Obama’s former email fundraising author among those arrested at White House
A senior writer for Barack Obama’s 2008 presidential campaign was arrested outside the White House on Monday after he joined a protest against a planned Canadian tar sands pipeline.
Elijah Zarlin, who authored fundraising emails for Obama, was arrested along with more than 100 other protesters taking part in a series of demonstrations against the planned $7-billion Keystone XL pipeline.
“The Keystone pipeline, if he approves it, is going to cast a huge shadow over our future,” he told The Atlantic. “It’s his decision, and this is the type of thing that when he was on the campaign trail and telling staff at headquarters that we literally had to work nonstop over the next four months, that this was a must-win election, this was one of the issues we wanted to make an impact on — climate change.”
NASA’s top climate scientist Dr. James Hansen, Greenpeace Executive Director Phil Radford, president of CREDO Mobile Michael Kieschnick and 350.org Executive Director May Boeve were among those arrested on Monday.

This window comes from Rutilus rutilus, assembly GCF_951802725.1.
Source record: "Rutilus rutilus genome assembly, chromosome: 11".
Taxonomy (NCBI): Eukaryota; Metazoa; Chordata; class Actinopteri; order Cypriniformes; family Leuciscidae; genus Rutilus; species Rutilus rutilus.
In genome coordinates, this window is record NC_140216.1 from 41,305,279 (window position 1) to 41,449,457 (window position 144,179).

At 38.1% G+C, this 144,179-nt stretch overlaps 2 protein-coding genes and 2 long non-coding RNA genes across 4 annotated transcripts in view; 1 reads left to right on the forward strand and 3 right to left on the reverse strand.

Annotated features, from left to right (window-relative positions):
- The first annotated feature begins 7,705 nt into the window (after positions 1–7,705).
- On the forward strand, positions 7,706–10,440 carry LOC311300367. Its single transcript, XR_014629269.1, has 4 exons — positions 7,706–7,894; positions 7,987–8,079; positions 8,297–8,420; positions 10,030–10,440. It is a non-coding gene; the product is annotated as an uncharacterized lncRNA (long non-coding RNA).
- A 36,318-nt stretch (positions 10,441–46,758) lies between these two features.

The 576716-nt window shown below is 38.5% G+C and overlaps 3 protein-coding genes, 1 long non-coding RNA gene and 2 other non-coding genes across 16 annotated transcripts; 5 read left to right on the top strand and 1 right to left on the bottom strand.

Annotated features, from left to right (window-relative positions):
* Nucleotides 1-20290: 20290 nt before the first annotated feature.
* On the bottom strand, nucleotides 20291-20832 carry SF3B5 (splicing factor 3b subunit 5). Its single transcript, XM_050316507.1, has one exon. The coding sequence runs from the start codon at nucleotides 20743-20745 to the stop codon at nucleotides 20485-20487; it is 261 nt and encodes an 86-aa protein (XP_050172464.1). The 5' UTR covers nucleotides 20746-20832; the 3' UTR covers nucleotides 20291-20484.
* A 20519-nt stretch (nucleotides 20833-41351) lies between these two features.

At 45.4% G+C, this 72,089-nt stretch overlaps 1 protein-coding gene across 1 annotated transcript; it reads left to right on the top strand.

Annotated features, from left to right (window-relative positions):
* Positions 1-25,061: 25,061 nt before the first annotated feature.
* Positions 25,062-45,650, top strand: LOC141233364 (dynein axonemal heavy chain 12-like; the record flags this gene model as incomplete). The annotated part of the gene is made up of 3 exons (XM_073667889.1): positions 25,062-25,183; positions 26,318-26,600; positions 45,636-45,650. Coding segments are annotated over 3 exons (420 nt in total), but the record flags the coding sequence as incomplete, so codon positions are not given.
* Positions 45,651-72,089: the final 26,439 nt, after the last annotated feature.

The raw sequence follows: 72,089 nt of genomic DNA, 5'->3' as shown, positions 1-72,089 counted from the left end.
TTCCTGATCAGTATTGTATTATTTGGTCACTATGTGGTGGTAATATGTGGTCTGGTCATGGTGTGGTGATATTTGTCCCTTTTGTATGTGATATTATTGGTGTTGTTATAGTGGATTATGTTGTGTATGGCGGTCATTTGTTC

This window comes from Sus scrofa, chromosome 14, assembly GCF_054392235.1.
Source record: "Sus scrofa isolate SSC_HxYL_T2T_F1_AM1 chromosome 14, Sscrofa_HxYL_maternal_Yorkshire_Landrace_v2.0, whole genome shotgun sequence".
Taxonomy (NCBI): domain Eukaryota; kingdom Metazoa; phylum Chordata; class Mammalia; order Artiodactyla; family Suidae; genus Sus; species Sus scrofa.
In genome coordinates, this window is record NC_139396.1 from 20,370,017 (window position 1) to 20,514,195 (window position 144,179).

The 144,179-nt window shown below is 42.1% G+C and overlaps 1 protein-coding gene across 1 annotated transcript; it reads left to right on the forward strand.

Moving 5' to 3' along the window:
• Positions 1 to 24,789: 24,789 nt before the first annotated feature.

On Tuesday, Actress Daryl Hannah was arrested along with more than 100 others, bringing the total amount of arrests up to 595.
“We stand here today to just say no to slavery, to just say no to tar, sands, oil, and no to the Keystone pipeline,” Hannah said before her arrest.
The pipeline would transport 500,000 barrels of crude per day from America’s neighbor to the north all the way to the Gulf coast of Texas.
A U.S. State Department environmental impact study released last week claimed the pipeline would have a minimal effect on the environment, and officials maintained that even if the U.S. refuses the pipeline, Canada will just sell their oil elsewhere.
Canadian tar sand is seen as a horribly inefficient form of hydrocarbon energy due to the separation process, which requires more energy than the finished product puts out. Production methods also put off 3-5 times more greenhouse emissions than typical oil production. Spills are another concern with 1,600 mile long pipeline.
Obama’s press secretary Jay Carney said Tuesday he hadn’t talked to the president about the pipeline.
“I don’t have anything new on that,” he said when questioned by reporters.. “I believe the State Department has — that’s under the purview of the State Department presently, but I don’t have anything new on that.”
Obama must personally approve the plan. He has not issued a decision on the pipeline, but one is expected before the end of this year.
With prior reporting by Stephen C. Webster. Image courtesy of Ben Powless.